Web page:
28 Apr The Perfect Egg Donor? 7 Things To Consider
You’ve decided to use an egg donor. Big step. And you’re thinking: will my egg donor be a good match? Do I get to see photos? Is she a proven donor? Here are 7 key things to think about.
1. Check the pool.
Find out the number of egg donors on your preferred clinic’s books. Anything less than 200 is too small. The larger the pool, the better the potential match. A clinic with 500+ egg donors is generally a safer bet than a smaller one. More established fertility clinics tend to have a broader range of donors. That suggests a more streamlined egg donor recruitment process. Which is what you want.
2. Waiting list? You’re at the wrong clinic.
Avoid clinics with waiting times for egg donors. Good clinics have an immediate supply of donors, vetted, screened and ready to go. A clinic with a limited choice of egg donors often means a longer wait. The market has changed. No wait means a clinic is firing on all cylinders. Multiple egg donors are on stand-by at the best clinics.
3. Anonymous donors are the best donors.
We all know that some countries allow ‘known’ egg donors. You’ll see videos. You’ll get a glossy brochure. You’ll surf a hundred profiles. But egg donor anonymity is, globally, more the norm. Donor-conceived children in the UK can trace their egg donor at 18. But full anonymity, apart from being the law in most EU countries, promotes better donor recruitment and sounder decisions. We believe full donor anonymity is the best approach. But we accept some couples may disagree – as is their right.
4. The perfect match? Don’t obsess.
It’s easy to overthink egg donor matching. Some clinics won’t tell you how they donor-match, let alone provide donor details. Others, like ours, will match to donor-recipient photos and provide your egg donor’s main characteristics – height, weight, eye and hair colour, blood group, and so on. Don’t obsess. Good clinics make good matches. And your baby could take after your partner. Or you, if you believe the fascinating science of epigenetics.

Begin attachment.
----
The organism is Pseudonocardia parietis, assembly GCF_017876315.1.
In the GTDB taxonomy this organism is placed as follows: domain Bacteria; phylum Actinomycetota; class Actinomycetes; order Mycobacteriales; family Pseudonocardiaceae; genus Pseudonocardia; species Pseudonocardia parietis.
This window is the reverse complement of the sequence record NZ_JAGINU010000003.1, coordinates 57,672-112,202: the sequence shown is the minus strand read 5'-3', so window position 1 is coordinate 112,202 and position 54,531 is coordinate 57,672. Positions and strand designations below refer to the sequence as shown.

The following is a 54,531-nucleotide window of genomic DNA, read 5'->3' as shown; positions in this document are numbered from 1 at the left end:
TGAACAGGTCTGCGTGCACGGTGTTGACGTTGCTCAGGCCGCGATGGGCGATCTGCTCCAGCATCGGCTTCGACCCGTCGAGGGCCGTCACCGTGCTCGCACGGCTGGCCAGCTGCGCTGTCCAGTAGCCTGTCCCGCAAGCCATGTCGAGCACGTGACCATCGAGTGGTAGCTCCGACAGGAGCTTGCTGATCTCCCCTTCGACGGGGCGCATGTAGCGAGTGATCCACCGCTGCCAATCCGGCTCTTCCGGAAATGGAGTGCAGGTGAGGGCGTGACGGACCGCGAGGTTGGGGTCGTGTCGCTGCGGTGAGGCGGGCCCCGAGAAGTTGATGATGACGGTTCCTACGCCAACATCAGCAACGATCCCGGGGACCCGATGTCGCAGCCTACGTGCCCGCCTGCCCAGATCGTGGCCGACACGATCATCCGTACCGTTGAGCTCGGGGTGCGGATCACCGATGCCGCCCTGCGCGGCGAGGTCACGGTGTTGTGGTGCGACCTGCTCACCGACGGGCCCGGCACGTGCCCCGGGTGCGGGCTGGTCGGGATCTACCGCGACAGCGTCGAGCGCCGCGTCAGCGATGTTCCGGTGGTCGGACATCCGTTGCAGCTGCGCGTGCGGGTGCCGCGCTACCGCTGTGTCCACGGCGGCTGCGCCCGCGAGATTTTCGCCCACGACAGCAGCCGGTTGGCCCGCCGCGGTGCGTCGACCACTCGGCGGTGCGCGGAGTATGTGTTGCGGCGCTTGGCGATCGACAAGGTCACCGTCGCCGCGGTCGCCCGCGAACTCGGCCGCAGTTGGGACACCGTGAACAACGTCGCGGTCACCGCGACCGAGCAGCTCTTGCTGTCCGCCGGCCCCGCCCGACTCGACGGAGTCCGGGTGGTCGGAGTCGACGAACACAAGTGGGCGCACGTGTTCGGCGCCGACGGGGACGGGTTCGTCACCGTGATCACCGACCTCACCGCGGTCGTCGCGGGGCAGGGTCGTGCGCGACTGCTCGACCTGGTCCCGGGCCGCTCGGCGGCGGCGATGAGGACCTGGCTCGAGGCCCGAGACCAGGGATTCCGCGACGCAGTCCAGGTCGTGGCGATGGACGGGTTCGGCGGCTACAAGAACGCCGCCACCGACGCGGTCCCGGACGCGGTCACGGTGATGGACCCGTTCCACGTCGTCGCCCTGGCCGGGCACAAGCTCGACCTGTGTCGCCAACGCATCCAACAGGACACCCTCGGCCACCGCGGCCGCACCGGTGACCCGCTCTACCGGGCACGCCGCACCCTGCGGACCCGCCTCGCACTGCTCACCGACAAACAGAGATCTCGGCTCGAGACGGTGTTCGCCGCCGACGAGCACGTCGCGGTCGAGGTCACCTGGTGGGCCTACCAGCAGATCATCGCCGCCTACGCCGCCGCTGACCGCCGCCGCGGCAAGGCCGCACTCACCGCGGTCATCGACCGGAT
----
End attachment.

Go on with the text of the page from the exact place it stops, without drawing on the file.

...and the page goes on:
5. Proven isn’t always best.
Many patients request a proven egg donor. But proven donors aren’t always available. They’re not necessarily the best option either. Looking at our own stats, we see little difference in success rates between proven and first-time donors. So don’t fixate on proven. A good egg donor offers more than a track record. Her fertility history (and that of her family), age, blood group and other medical factors are equally important. Our donor was a first-time donor – and she gave us two beautiful daughters.
6. Egg sharing – it’s just not right.
Be sure your clinic tells you if your egg donor shared her eggs. Egg sharing means you don’t get all your donor’s eggs. It also means your donor has been financially compensated for sharing them, perhaps by being given free or reduced IVF treatment. We think that’s unethical. And do you really want donated eggs from a patient with fertility issues? Be wary of any clinic that does egg sharing.
7. Incredible success rates are, well, incredible.
When deciding which clinic to use, check its success rates. Look for the clinical pregnancy rate (CPR) per cycle. (Live birth stats are not always accurate.) And if you see a very high success rate (over 70%), check if that’s a cumulative rate over several cycles. It probably will be – and they should have been clear. Using an egg donor will generally see a CPR of between 60 and 70%. Avoid clinics with higher or lower rates. They’re either too good to be true, or too bad to be false.
So those are 7 key things to consider when choosing an egg donor. Egg donation is a brave and very personal decision. But choose the right clinic and a good egg donor will follow.